Why public confidence in Judiciary is low, by Saraki, CJN, others
The Senate President, Bukola Saraki, Chief Justice of Nigeria (CJN), Justice Walter Onnoghen, Minister of Justice and Attorney General of the Federation (AGF), Abubakar Malami (SAN) and Solicitor General of the Federation (SGF), Taiwo Abidogun, on Thursday lamented the inability of the nation’s court system to ensure prompt justice delivery.
They urged that efforts should be directed at ensuring that the judicial system functions for the benefit of all.
Saraki, Onnoghen, Malami and Abidogun spoke at the National Summit on Justice in Abuja.
Saraki, who was represented by Senator David Umoru, said Nigerians were in agreement that the justice administration system urgently requires serious reforms to enable it cope with current day challenges.
He said: “Criminals have become smarter with technology. There is an upsurge in terrorism and crimes, hitherto unimagined like the senseless and brutal kidnapping of Nigerians. This was a crime never envisaged in the past.
“It is my clear belief that in order to restore confidence amongst Nigerians in our justice system, judicial reforms need to be institutionalised. It must be constantly reviewed to reflect the constant dynamics of the society.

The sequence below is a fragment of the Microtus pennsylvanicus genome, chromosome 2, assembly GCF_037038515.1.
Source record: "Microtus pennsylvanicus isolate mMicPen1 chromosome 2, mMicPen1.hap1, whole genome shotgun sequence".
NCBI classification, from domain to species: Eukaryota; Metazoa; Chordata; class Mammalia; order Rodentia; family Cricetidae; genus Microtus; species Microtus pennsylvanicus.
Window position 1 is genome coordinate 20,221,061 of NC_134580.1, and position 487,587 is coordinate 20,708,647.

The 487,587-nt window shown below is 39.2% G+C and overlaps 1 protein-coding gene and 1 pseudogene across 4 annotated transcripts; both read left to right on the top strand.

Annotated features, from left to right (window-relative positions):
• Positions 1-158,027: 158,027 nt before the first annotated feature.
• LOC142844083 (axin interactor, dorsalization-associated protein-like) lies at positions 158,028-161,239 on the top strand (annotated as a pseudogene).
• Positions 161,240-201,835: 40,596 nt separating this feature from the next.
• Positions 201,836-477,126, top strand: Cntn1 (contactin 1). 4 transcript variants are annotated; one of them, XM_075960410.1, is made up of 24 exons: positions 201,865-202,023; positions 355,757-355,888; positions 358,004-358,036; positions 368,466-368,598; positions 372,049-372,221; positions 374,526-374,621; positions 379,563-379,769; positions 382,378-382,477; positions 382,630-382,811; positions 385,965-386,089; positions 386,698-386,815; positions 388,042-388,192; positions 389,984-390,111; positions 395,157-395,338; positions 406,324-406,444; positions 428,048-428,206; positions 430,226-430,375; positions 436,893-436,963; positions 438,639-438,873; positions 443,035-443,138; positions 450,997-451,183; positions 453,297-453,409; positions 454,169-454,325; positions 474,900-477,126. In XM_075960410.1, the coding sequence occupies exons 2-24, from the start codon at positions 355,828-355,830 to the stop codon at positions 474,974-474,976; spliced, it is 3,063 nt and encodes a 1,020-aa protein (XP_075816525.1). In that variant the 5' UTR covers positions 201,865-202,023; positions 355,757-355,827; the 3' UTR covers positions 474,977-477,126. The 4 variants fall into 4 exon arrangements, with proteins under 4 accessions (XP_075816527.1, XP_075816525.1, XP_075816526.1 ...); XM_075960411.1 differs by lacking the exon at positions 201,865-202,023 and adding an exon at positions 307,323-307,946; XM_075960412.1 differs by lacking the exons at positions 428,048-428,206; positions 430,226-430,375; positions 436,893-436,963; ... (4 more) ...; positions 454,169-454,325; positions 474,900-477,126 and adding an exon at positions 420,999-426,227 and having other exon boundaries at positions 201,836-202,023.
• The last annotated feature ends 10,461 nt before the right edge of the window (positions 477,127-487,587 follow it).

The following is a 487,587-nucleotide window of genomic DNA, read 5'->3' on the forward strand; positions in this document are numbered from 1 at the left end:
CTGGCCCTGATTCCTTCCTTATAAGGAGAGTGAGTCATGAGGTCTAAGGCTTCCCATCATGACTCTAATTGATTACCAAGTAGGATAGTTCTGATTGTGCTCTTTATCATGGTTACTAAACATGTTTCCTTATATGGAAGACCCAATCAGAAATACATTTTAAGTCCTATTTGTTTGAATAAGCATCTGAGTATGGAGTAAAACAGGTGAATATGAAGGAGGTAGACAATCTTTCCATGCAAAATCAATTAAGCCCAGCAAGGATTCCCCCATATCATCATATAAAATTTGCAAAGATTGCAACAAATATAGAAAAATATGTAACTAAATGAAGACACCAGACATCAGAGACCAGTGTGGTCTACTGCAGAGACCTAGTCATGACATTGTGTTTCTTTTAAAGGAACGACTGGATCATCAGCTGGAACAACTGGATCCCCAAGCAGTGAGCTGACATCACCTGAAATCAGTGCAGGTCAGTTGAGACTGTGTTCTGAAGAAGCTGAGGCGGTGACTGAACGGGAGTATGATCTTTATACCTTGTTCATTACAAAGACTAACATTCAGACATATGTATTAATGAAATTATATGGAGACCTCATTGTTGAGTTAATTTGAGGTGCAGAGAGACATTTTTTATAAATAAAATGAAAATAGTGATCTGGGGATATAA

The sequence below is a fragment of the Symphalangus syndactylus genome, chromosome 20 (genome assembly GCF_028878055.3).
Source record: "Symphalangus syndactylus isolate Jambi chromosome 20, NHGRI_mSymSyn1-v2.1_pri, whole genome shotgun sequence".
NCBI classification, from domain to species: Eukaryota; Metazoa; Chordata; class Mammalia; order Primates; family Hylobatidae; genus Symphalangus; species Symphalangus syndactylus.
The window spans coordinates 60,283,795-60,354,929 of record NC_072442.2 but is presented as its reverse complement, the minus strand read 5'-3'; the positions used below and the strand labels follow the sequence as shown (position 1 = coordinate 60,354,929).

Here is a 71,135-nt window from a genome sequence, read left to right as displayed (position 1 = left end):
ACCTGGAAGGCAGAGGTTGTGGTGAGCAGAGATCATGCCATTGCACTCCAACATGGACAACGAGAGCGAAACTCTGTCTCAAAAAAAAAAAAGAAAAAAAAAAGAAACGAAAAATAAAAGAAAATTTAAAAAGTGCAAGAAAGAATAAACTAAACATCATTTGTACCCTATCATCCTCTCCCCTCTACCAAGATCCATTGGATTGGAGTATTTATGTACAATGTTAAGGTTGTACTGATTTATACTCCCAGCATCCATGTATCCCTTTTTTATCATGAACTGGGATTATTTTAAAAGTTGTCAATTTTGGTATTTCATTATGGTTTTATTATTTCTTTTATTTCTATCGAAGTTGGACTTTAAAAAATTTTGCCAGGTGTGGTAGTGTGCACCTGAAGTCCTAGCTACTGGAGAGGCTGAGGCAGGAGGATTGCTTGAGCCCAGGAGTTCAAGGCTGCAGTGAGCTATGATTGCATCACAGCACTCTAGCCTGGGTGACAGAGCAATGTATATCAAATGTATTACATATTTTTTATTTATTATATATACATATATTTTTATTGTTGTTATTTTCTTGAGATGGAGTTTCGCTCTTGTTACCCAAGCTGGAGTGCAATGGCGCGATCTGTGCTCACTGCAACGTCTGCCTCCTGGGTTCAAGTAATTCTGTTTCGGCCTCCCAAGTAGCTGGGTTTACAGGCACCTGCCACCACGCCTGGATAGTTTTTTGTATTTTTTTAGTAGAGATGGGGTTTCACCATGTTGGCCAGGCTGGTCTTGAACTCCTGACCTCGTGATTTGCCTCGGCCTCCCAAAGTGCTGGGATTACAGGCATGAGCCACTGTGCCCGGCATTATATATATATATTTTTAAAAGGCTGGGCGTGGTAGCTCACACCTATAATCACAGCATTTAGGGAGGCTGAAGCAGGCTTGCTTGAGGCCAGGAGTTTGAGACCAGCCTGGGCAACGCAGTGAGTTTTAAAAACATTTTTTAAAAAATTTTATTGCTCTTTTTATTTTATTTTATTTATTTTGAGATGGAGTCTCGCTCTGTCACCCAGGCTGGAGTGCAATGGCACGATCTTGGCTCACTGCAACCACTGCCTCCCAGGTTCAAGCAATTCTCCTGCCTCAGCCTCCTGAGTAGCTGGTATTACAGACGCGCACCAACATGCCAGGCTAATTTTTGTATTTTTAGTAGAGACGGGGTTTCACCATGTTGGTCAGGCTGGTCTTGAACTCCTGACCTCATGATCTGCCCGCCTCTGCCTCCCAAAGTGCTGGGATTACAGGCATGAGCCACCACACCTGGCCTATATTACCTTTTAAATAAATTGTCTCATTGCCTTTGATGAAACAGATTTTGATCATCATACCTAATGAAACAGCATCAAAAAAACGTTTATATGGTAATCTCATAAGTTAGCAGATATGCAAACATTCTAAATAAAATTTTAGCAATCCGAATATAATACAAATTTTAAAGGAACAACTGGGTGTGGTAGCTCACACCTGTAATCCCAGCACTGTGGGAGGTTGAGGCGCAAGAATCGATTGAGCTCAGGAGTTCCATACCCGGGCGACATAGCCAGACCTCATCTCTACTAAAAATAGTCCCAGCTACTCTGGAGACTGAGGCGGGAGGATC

“It should not be treated like a one off project or a talk show, but a workable template must be adhered to.
“The success of an effective judicial system is measured not only by the number of cases that it manages to dispose of, but also, and more importantly, by the amount of litigation which is avoided because the rights and obligations of parties are ascertainable in advance.
“Ensuring effective access to justice is one of the most important issues facing our justice system today.”
Onnoghen, who was also represented by Justice Mary Odili of the Supreme Court, said the perennial delay in the judicial process could be effectively eliminated where rules of procedure in courts are well streamlined.
He noted that although it may be difficult to achieve uniformity of court procedure nationwide because of existing differences in religion, culture and legal procedures, efforts should be directed at ensuring a system that guarantees fair play and equity.
He said: “The common man should see the justice system as impartial. There should be improved justice dispensation, elimination of delays and reduction in cost of litigation.
“It is hoped that the policy will achieve this goal of building consensus among justice sector institutions and practitioners for the purpose of addressing collectively, the major challenges facing the justice delivery system in the country.”
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